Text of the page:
Auntie Jo Gets Into Costume

Auntie Jo loves Halloween, especially Trick-or-Treating. Having been a rather timid child, believe it or not, she’d never had a chance to go Trick-or-Treating. In those days no one went out on Halloween except the big bad boys with bars of soap in their pockets, threatening to smear windows unless they were bribed with homemade doughnuts and popcorn balls.

Tales were told of outhouses being tipped over, and other rowdy tricks around the county but Auntie Jo, being a town girl, wasn’t sure how true any of that was. She only knew she’d felt cheated out of a lot of fun over the years.

Now an adult with her own home, she usually threw an old sheet over her head on Halloween, trying to act and sound ghostly while she handed out bowls of treats to the wee goblins who rang her doorbell.

If she hadn’t been so tall, she’d have joined them on their rounds, never really taking any treats for herself, of course. (Oh, no, she’d never do that.) She just wanted to get in on the excitement.

Now another October was here with its colorful leaves, cooler weather and Halloween plans, and Auntie Jo was almost ready. She’d draped gauzy webbing all around her front steps and lined up a row of Jack-O’Lanterns. They weren’t actually hand carved, just hand decorated. She’d given up carving pumpkins ever since she’d gone to trifocals and nearly severed her left thumb. Nowadays the triangular eyes and toothy grins were done with marking pens.

Bowls of wrapped sweets sat just inside the door, ready to be doled out to sugared-up little spooks. Auntie Jo was sure she’d thought of everything but somehow, something was missing. The idea of the same old ghostly sheet drape seemed tame. Auntie Jo decided she needed a costume of her own.

No sooner thought of than she was off to THE PARTY HEARTY SHOPPE. She was overwhelmed with the huge selection of costumes available there and she quickly found a 3-way mirror and began trying them on.

First she tried a fairy costume, then a ballerina, but NO! Neither fairies nor ballerinas have wrinkles and thick ankles. Next it was Wonder Woman. Nope, billowing hips and thunder thighs would never do. The clown costumes seemed much too scary for her little friends, and Minnie Mouse was just too cute. Besides, she’d trip over those crazy shoes.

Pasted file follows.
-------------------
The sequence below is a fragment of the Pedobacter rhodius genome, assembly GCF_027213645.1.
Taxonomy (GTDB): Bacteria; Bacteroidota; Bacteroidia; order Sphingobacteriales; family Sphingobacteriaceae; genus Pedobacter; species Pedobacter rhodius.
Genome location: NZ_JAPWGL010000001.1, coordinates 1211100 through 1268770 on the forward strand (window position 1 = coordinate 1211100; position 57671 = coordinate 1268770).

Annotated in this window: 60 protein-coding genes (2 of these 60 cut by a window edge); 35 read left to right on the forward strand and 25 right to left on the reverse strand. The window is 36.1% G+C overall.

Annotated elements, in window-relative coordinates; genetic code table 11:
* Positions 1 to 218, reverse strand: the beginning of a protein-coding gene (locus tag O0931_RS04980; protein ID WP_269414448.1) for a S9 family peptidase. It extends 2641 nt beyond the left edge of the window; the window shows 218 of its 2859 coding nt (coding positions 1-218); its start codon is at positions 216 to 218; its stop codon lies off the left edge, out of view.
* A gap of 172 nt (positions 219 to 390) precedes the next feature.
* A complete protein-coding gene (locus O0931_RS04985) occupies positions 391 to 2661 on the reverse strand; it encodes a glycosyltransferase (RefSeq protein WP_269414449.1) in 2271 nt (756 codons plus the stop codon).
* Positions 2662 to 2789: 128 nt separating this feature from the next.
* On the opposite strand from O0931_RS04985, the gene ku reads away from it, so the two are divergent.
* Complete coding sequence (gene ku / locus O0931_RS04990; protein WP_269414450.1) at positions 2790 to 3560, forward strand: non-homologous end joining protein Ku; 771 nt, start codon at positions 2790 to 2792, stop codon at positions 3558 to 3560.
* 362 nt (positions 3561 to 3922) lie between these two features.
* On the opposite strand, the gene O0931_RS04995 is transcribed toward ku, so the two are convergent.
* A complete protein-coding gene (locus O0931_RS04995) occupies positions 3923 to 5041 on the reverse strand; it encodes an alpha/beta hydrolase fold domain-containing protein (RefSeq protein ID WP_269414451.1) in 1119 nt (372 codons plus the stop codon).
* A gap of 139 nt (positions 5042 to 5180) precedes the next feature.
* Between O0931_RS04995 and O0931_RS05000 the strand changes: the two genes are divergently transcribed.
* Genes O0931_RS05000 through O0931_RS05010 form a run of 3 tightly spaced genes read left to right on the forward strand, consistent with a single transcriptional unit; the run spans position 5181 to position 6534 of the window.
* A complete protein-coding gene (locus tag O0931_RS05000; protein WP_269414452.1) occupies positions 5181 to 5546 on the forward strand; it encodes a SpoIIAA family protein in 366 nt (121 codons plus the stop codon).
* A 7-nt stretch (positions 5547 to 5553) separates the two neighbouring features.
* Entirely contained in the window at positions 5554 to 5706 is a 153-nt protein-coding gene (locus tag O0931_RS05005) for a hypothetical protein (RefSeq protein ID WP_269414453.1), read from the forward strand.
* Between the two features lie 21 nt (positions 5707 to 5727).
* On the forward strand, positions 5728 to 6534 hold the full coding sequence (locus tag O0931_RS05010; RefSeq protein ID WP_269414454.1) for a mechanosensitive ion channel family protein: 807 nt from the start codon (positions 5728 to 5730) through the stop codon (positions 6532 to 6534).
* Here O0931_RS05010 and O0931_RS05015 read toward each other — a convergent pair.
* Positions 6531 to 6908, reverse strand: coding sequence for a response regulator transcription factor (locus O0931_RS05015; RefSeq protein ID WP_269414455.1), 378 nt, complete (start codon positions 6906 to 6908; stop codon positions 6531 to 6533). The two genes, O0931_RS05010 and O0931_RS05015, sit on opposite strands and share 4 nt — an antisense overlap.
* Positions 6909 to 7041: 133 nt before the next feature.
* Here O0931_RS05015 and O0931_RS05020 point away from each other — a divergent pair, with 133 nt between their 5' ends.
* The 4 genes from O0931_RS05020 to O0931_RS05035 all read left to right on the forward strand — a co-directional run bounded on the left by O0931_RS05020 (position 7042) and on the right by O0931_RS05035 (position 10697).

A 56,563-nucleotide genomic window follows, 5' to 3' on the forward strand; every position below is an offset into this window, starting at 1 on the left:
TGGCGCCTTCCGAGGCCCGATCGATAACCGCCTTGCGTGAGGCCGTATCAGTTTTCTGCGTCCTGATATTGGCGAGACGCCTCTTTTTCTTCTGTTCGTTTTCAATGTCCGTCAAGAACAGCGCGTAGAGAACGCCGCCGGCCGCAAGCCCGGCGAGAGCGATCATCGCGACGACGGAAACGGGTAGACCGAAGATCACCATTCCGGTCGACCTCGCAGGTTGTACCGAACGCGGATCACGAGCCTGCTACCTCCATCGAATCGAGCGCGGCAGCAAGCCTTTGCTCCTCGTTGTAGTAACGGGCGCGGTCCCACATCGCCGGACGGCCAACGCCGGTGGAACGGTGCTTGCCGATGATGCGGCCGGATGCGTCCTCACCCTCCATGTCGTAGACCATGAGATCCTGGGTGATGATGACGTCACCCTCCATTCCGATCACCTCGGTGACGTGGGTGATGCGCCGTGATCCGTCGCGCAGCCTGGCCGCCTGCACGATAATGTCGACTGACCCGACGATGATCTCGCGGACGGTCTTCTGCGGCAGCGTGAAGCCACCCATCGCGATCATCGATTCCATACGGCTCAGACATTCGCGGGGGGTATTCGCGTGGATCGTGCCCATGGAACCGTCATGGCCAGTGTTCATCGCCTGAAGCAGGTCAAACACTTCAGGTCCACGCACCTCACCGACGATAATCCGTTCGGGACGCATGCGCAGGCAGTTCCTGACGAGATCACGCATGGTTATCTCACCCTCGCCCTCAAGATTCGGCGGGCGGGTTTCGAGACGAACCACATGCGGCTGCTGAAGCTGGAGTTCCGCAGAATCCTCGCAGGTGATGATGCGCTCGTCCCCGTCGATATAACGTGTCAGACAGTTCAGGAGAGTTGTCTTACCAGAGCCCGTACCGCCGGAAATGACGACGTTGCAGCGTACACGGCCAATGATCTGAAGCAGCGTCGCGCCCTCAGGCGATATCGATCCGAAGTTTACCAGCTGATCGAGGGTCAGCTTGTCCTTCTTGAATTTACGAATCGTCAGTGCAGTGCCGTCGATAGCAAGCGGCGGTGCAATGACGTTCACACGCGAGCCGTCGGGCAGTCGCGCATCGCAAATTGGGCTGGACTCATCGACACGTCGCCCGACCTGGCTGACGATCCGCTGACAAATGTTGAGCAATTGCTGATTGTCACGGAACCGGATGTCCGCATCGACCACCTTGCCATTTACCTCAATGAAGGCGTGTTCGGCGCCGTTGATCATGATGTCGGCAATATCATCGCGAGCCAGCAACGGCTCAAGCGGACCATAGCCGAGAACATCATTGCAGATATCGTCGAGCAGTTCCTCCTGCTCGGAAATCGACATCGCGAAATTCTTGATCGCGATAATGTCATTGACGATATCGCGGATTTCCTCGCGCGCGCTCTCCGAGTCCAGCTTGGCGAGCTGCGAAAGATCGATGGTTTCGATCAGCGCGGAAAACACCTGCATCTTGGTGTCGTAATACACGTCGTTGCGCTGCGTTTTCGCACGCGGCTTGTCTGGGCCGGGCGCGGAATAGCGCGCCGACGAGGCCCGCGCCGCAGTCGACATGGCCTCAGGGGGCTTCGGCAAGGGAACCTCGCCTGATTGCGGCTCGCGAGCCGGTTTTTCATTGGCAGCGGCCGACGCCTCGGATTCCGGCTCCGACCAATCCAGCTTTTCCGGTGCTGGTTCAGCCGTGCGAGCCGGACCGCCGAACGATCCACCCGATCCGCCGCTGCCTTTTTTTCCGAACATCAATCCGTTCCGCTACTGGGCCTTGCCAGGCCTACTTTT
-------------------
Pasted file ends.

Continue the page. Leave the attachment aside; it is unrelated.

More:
She looked wistfully at “Halloween Barbie”, complete with a flowing blond wig; Auntie Jo had all the right curves, they just happened to be in all the wrong places. No Barbie.

How about a black cat, sleek and slithery? Auntie Jo hadn’t slithered since the last time she threw her back out and then tried to get into a chair without bending at the waist. She’d leave the black cat to someone younger and … well, slitherier.

Just then she spotted a stack of witches’ tall, peaked black hats. Perfect! She popped one on her head and whirled to look in the mirror. One appalled stare was enough! She let out a piercing shriek! Staring back at her was a real witch with beady mean eyes, teeth that suddenly looked like fangs and a long sharp nose. Even the wart on her chin looked wartier! How could this be? The image looked like her, it was her, but something was wrong.

Had the black hat brought out the real Auntie Jo? Impossible! She knew she wasn’t the least bit witchy. Maybe  a tad cranky once in awhile, but witchy? Never! She snatched the hat off her head, returned it to the stack and immediately felt better.

Now what? A puzzled Auntie Jo left THE PARTY HEARTY SHOPPE deep in thought. Suddenly she had the answer.  She’d greet her tiny guests as herself! Glasses on the end of her nose and a flowered apron were more her style anyway, and the children would love it.

Halloween night came at last and Auntie Jo was having a ball passing out treats as fast as she could, once in awhile sneaking a piece for herself (maybe every 3rd or 4th one if it looked like chocolate).

She decided to forget about wrinkles, billowing hips and thunder thighs. If the apron strings ever got too tight, she’d worry then.

She did shudder at the memory of herself in the witch’s hat, then a fiendish idea popped into her mind! She’d get one of the hats and use it to get even with anyone who annoyed her! Plop the hat on her head and PRESTO! her witch persona could cast a triple hex on any unlucky fool who crossed her!  Perfect!